Winter Options? Hit The Pike, At Home, In Jersey! - The Fisherman

Winter Options? Hit The Pike, At Home, In Jersey!

Eddie with a bruiser of a northern pike from somewhere in the wilds of New Jersey.

Northern pike are an outstanding option for sweetwater sampling.

The Garden State’s northern pike fishery, while limited in its number of venues, continues providing stellar angling opportunities at most every turn of the calendar page for this most savage of the esocid clan, with late autumn into winter a prime pike strike time.

It was funny, really, the look(s) to my response when asked several times over the recent, and not so recent, years to be part of an out of state or north of the border quest for northern pike. Big stuff, I was assured, with, in some scenarios, the bonus of gut busting shore lunches, with walleye fillets the entree.

“I can catch pike here. Why bother with the hassle of the travel? And expense (rubbing thumb and forefinger together for emphasis)?”

Then, the gaping.

Suffice to say, the invitations have ceased.

Normal retrieve to slow rolling spinnerbaits and chatterbaits, twitch ‘n go suspending crankbaits, and up and down retrieve paddletails all work well to get a northern pike’s attention.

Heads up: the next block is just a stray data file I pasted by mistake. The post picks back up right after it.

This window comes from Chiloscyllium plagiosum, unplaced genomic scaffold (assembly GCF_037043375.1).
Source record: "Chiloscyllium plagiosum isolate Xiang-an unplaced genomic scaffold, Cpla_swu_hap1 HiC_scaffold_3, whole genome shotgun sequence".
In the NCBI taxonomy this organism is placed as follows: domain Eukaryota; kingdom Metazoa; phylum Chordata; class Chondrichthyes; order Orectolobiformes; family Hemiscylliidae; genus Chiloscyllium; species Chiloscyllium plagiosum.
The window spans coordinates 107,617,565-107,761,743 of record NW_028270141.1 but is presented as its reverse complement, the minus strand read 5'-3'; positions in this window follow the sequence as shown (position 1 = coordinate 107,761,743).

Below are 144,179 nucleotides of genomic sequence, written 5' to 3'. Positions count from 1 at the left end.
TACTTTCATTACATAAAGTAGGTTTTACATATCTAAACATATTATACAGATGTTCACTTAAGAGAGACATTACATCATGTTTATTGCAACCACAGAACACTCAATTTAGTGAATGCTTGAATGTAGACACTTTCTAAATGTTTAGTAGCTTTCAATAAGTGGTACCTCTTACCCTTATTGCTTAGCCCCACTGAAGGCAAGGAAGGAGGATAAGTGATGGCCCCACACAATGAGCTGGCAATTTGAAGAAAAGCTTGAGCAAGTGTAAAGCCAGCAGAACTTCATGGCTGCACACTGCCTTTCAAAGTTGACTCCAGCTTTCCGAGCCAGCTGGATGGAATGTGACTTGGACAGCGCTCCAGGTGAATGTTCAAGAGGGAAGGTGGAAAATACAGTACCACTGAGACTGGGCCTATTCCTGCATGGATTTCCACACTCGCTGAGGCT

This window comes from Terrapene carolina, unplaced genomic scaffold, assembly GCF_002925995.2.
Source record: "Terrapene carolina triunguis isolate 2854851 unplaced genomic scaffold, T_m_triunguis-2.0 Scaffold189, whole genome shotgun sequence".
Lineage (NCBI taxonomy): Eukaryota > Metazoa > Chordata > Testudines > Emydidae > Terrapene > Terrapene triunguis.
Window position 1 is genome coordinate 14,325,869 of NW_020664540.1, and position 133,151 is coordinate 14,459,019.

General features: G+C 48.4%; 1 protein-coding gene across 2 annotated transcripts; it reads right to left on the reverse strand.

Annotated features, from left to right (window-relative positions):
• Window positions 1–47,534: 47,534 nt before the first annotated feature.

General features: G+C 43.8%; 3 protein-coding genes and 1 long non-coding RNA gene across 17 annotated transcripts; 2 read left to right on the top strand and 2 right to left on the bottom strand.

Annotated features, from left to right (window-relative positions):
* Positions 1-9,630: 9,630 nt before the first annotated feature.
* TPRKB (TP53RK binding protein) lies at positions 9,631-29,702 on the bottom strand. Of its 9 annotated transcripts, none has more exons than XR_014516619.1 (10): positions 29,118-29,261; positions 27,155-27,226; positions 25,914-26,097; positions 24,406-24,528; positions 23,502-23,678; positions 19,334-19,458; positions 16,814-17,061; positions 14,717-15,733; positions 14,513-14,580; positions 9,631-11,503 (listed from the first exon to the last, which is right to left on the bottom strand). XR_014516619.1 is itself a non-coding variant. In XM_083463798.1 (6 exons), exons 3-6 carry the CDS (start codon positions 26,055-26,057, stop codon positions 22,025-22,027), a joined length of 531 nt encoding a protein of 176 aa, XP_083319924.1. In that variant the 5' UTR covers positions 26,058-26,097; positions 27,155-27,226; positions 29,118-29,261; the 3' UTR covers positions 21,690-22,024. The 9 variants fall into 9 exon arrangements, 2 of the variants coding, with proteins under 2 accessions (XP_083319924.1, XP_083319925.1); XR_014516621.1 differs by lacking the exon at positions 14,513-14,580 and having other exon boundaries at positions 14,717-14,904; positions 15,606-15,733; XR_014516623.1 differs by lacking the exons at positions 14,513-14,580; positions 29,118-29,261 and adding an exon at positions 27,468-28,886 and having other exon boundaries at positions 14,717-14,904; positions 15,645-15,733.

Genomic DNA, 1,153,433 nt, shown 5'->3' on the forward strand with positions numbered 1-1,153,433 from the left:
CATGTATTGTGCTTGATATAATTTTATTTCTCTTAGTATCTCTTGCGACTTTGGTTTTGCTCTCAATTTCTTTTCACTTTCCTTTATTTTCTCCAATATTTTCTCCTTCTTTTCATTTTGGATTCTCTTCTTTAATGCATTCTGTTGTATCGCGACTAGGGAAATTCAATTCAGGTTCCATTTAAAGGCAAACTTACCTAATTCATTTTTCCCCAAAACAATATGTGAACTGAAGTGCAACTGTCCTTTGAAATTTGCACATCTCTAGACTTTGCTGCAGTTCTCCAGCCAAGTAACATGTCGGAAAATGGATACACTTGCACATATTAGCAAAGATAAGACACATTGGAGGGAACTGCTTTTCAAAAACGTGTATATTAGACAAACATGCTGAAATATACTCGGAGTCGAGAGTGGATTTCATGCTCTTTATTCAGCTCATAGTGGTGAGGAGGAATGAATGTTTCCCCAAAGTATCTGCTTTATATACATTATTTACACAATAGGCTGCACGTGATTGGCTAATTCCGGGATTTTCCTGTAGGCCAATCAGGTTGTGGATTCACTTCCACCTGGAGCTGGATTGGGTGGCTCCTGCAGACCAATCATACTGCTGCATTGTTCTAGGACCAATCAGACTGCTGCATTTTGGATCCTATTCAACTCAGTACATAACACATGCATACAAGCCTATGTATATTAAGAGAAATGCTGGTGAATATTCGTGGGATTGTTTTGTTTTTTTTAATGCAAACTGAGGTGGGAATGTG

NJ Pike & You…

Hey, I enjoy a road trip as much as the next person; truth be told, I’ve been on way more than a few for pleasure and business over the many decades, rods in hand for both. However, when it comes to catching northern pike, including trophy class fish, I’ve become comfortable and eager with the pike poking going on the home waters ensconced within this fifth smallest, and most densely populated state.

To be sure, from bucolic to suburban to, yes, urban settings, tremendous pike fishing is available in New Jersey thanks to an aggressive annual netting/rearing/stocking program (thousands of fry, fingerlings and advanced fingerlings are loosed every year) via the Bureau of Freshwater Fisheries (Bureau), with a possible expansion of venues via future on the water research and evaluation(s).  Lake, reservoir and river opportunities abound, with double-digit weight specimens becoming more the norm than the exception.